Afghan peace talks have to go beyond the existing US-Taliban agreement, said Ambassador Hakan Tekin, director general for South Asia at the Turkish Foreign Ministry.
The US-Taliban deal created the basis for the start of the peace talks, but it is time to move on to direct intra-Afghan talks, Tekin said in an interview with Anadolu Agency.
"The intra-Afghan negotiations started based on the US-Taliban agreement, but now we have to go beyond that. It created a background. The parties have to build upon that. But for peace in Afghanistan, we need an intra-Afghan peace deal. So that was just a step towards reaching an eventual peace," Tekin said.
The diplomat went on to say that he hoped no parties would start an offensive in the spring even if the US fails to fulfill its obligations under the agreement with the Taliban and withdraw its troops from Afghanistan.
Turkey's primary goal in the Afghan settlement is to stop the bloodshed, the taking of people's lives, and reach "a lasting, fair peace," he added.
"We hope no parties will start an offensive, including the Taliban. But we should not ignore the fact that the conflict is going on in Afghanistan even right now. Every day, we get reports about the killings of tens of dozens of people, mostly civilians. That is a big concern for us and a larger community within and outside Afghanistan. For Turkey, the primary goal is to stop the bloodshed and then to build on that to reach a lasting, fair peace, which only can be done by the Afghans," Tekin said.
Commenting on the Moscow meeting on the Afghan peace settlement, he said, "any international effort which can add value to the existing efforts, peace talks, is welcome."
"With that in mind, we came here, and we had an updated discussion on the status of the negotiations as well as the recent position of the parties. In this sense, it [the meeting in Moscow] was useful," he said.
Tekin made it clear that the Moscow meeting was not like a negotiation in the classical sense but rather an exchange of opinions on recent developments.
"The main negotiations take place in Doha. The other initiatives, including the Moscow format, troika on the Afghan settlement, try to support the existing negotiating framework. In this sense, it was useful. But I cannot say there was progress in the negotiation process," he said.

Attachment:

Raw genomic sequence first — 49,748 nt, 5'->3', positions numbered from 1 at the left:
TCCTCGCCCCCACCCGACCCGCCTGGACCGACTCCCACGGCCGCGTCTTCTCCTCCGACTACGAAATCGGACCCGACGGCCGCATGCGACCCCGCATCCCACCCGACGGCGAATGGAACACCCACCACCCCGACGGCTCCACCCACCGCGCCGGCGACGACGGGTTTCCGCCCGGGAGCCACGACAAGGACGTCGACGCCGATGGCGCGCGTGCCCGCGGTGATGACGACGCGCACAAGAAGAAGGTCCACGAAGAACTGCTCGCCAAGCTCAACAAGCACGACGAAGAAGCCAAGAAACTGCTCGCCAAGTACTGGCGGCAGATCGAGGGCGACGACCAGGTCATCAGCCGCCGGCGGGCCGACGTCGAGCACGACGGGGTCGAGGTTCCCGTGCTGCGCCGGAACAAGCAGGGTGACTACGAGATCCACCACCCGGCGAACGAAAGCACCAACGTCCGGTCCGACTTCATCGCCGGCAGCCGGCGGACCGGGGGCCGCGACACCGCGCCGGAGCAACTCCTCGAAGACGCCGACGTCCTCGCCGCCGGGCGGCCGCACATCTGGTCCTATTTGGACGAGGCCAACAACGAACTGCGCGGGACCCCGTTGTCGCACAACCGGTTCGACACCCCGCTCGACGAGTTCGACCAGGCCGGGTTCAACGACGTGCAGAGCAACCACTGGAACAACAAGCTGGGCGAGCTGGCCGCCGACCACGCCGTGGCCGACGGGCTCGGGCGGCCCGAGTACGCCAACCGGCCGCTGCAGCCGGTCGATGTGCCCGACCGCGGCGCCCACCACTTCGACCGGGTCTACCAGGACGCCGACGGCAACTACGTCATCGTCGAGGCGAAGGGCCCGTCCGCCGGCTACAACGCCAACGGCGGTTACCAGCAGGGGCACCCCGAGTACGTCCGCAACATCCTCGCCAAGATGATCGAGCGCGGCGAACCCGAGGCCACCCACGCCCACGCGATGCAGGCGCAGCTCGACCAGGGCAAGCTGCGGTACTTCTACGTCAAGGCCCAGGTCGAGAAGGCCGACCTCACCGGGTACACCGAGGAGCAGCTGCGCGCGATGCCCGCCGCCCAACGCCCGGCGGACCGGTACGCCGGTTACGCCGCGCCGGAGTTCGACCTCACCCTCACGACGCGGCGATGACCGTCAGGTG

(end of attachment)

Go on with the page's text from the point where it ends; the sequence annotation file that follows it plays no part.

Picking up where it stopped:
However, all meetings, if they have good intentions, can bring an added value to existing efforts, and in this regard, the meeting in Moscow can play its role, he noted.
"Communication is essential. Even sitting at the same table like today -- that, in itself, is something we appreciate. We have to be realistic. The progress will not be quick. We have to be patient. But if we keep on the right track and with good faith, we can have some results," he said.
As for the upcoming meeting in Istanbul, it will be a different meeting; it will be direct talks between Afghan parties, the diplomat said.
"There are some drafts prepared, evaluated by Afghan parties. Hopefully, in the Istanbul meeting, we can see some progress. Based on that progress and the existing talks, the parties could reach some final agreement. That is our goal," he said.
On Feb. 29, 2020, the Taliban signed an agreement with the US, which suggests the withdrawal of US troops from Afghanistan within 14 months. The period expires on May 1.
However, new US President Joe Biden has a different view on the Afghan crisis and is in no hurry to pull out US troops.
In an interview with TV channel ABC, Biden said the withdrawal is possible but difficult to implement.
After the 9/11 terrorist attack against the World Trade Center buildings in 2001, the US invaded Afghanistan. The 19 years of US involvement plus related conflicts have cost the lives of over 100,000 civilians and forced millions to flee their homes. The UN has repeatedly urged that opportunities for peace in the region should be seized.